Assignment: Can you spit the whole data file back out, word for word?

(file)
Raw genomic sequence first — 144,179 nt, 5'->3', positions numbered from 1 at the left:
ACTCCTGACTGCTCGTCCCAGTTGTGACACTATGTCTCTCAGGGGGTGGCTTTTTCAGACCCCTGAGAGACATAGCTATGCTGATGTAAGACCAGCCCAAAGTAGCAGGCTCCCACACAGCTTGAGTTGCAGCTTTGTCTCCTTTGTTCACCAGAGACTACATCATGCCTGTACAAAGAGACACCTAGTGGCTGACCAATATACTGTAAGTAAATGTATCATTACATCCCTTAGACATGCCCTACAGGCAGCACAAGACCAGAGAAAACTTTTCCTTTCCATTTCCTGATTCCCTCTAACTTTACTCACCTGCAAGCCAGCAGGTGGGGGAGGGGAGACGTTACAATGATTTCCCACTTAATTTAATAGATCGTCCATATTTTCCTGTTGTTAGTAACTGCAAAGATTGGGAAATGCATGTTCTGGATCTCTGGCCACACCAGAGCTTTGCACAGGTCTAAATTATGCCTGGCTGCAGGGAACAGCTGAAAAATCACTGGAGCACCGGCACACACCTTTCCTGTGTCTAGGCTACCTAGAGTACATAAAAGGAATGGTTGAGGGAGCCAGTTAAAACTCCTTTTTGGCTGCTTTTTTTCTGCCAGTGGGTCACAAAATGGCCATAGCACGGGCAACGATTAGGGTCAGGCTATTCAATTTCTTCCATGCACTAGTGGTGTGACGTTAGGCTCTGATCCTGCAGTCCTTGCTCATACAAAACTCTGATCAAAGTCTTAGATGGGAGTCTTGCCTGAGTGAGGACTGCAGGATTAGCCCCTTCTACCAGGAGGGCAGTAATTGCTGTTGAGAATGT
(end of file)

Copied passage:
Raw genomic sequence first — 144,179 nt, 5'->3', positions numbered from 1 at the left:
ACTCCTGACTGCTCGTCCCAGTTGTGACACTATGTCTCTCAGGGGGTGGCTTTTTCAGACCCCTGAGAGACATAGCTATGCTGATGTAAGACCAGCCCAAAGTAGCAGGCTCCCACACAGCTTGAGTTGCAGCTTTGTCTCCTTTGTTCACCAGAGACTACATCATGCCTGTACAAAGAGACACCTAGTGGCTGACCAATATACTGTAAGTAAATGTATCATTACATCCCTTAGACATGCCCTACAGGCAGCACAAGACCAGAGAAAACTTTTCCTTTCCATTTCCTGATTCCCTCTAACTTTACTCACCTGCAAGCCAGCAGGTGGGGGAGGGGAGACGTTACAATGATTTCCCACTTAATTTAATAGATCGTCCATATTTTCCTGTTGTTAGTAACTGCAAAGATTGGGAAATGCATGTTCTGGATCTCTGGCCACACCAGAGCTTTGCACAGGTCTAAATTATGCCTGGCTGCAGGGAACAGCTGAAAAATCACTGGAGCACCGGCACACACCTTTCCTGTGTCTAGGCTACCTAGAGTACATAAAAGGAATGGTTGAGGGAGCCAGTTAAAACTCCTTTTTGGCTGCTTTTTTTCTGCCAGTGGGTCACAAAATGGCCATAGCACGGGCAACGATTAGGGTCAGGCTATTCAATTTCTTCCATGCACTAGTGGTGTGACGTTAGGCTCTGATCCTGCAGTCCTTGCTCATACAAAACTCTGATCAAAGTCTTAGATGGGAGTCTTGCCTGAGTGAGGACTGCAGGATTAGCCCCTTCTACCAGGAGGGCAGTAATTGCTGTTGAGAATGT